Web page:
Colombian vice-president rejects Brazil job because 'dog would not adapt'
Colombian Vice-President Angelino Garzon has turned down the post of ambassador to Brazil, saying that his German Shepherd dog would not adapt to the hot weather.
In an interview with Colombian magazine Semana, Mr Garzon said the climate of Brasilia might harm the dog's health.
Colombian Foreign Minister Maria Angela Holguin has issued an apology to Brazil, a major trading partner.
She described the incident as "very embarrassing".
Mr Garzon had written a letter to the Colombian president explaining that he had rejected the job for personal and family reasons, but failed to mention the dog.
Ms Holguin said she was saddened and disappointed.
"When he mentioned personal problems, you would expect something deeper than that. It is as though he doesn't realise the importance Brazil has," she said.
Ms Holguin said his "excuses" had only damaged Colombia's image in Latin America and its role as one of Brazil's main commercial partners.
Earlier this year, Mr Garzon, 67, announced that he would not run for re-election alongside President Juan Manuel Santos on 25 May.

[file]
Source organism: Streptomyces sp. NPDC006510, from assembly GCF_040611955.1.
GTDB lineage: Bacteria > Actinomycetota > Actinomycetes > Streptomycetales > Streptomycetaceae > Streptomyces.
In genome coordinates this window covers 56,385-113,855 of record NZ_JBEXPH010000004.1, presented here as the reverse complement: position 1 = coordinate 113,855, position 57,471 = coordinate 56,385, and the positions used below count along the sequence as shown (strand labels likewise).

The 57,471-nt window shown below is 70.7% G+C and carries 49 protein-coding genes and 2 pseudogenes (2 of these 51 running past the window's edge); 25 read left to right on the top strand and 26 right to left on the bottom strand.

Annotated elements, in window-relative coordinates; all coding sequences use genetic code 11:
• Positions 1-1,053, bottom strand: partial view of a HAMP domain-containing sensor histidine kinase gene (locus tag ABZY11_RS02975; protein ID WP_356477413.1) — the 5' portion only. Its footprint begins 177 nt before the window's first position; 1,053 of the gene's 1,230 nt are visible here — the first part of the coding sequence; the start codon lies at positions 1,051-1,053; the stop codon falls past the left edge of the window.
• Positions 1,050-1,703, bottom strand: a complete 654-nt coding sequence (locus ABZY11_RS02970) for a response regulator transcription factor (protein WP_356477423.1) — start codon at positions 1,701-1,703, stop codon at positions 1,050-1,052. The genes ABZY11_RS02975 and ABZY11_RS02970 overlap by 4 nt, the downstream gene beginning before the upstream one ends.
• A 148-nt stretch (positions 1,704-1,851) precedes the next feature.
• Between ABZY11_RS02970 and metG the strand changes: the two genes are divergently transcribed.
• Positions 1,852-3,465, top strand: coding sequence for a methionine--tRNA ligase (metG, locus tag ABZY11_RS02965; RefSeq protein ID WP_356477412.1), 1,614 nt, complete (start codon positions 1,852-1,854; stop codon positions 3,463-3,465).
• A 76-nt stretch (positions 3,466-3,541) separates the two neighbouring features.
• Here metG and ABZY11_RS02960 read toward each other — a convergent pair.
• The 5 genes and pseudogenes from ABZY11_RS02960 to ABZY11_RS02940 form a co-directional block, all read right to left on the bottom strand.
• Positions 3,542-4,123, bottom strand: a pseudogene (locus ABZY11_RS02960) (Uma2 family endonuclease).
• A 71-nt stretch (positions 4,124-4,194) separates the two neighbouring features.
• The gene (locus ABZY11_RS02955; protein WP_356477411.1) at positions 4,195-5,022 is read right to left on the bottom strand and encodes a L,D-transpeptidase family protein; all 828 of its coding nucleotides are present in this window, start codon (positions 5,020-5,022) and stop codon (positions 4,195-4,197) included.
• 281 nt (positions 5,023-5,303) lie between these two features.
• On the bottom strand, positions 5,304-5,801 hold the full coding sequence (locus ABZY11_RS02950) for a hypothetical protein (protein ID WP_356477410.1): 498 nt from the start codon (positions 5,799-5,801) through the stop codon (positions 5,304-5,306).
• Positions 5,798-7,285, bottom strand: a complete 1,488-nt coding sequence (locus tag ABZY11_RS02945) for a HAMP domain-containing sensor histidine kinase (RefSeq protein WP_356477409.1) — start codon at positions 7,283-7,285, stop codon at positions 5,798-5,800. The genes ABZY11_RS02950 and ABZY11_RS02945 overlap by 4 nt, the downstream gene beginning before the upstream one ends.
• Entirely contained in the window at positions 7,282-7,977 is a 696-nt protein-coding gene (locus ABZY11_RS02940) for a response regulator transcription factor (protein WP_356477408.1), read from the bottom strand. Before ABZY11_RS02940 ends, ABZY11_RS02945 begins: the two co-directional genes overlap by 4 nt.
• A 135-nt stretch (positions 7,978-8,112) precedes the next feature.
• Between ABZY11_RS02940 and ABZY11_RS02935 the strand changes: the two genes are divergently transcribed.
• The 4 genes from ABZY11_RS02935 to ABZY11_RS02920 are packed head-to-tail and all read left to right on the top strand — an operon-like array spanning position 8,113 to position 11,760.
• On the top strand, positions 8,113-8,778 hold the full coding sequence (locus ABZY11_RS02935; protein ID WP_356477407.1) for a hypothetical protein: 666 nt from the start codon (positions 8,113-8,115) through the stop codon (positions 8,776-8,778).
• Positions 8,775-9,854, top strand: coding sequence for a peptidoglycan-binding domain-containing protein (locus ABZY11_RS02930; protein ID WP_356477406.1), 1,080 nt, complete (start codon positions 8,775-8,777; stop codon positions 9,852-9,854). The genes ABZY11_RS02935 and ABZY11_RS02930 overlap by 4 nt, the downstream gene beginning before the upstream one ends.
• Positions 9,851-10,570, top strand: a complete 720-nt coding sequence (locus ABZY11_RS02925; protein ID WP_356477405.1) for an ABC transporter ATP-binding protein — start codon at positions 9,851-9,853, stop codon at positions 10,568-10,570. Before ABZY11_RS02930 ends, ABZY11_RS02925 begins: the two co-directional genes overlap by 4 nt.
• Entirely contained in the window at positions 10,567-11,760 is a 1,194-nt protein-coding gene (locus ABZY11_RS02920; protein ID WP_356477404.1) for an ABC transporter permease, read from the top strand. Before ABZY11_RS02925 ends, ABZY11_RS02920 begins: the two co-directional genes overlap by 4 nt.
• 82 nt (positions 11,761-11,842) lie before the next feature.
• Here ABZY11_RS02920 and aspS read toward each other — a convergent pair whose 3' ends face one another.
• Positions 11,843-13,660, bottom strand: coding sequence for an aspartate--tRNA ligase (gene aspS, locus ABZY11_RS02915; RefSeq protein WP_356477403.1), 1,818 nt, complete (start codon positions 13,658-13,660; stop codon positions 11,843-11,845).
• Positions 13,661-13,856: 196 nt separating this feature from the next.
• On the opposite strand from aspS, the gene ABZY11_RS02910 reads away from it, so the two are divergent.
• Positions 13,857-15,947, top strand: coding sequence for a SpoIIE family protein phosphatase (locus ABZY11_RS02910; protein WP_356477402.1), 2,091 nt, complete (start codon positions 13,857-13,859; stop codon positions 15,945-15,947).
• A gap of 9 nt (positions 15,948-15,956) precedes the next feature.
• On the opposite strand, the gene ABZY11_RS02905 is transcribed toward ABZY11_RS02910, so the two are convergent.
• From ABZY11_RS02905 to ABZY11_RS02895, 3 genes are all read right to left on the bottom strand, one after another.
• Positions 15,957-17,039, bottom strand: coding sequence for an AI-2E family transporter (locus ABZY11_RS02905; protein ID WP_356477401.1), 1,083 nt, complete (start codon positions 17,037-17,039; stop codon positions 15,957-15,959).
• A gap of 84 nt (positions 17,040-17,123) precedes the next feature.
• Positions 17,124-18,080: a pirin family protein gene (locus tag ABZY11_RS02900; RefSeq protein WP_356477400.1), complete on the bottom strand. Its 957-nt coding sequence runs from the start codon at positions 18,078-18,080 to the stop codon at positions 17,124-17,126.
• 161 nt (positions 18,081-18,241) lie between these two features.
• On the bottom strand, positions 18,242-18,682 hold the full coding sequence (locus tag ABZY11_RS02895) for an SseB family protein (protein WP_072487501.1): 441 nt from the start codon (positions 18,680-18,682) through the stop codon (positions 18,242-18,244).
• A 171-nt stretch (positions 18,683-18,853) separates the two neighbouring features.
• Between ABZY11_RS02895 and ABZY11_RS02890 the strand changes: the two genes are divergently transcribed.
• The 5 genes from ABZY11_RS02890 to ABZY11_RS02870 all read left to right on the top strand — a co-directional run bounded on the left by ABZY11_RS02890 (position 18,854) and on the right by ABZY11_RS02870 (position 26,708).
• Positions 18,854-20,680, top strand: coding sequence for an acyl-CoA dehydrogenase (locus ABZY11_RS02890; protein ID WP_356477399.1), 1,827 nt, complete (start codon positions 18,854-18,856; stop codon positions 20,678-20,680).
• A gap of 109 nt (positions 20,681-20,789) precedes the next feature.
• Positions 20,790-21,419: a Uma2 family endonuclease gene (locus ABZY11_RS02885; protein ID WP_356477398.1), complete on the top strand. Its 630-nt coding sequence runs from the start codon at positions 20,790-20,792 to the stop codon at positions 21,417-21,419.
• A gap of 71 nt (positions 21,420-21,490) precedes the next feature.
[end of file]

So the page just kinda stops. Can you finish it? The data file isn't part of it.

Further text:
In the interview with Semana, he said he would consider running for mayor of the capital, Bogota, or Cali.
"In local government, you can have a bigger impact in improving people's lives than as vice-president," he said.
Reporter Maria Jimena Duzan then argued that his reasons for not accepting the job of ambassador to Brazil did not seem entirely convincing.
"I have turned down the ambassador job because the dog you see on that picture is very hairy and the hot climate of Brasilia could harm its health," replied Mr Garzon.
He later defended his decision and added: "The dog is not government property. Wherever Angelino [Garzon] goes, it goes."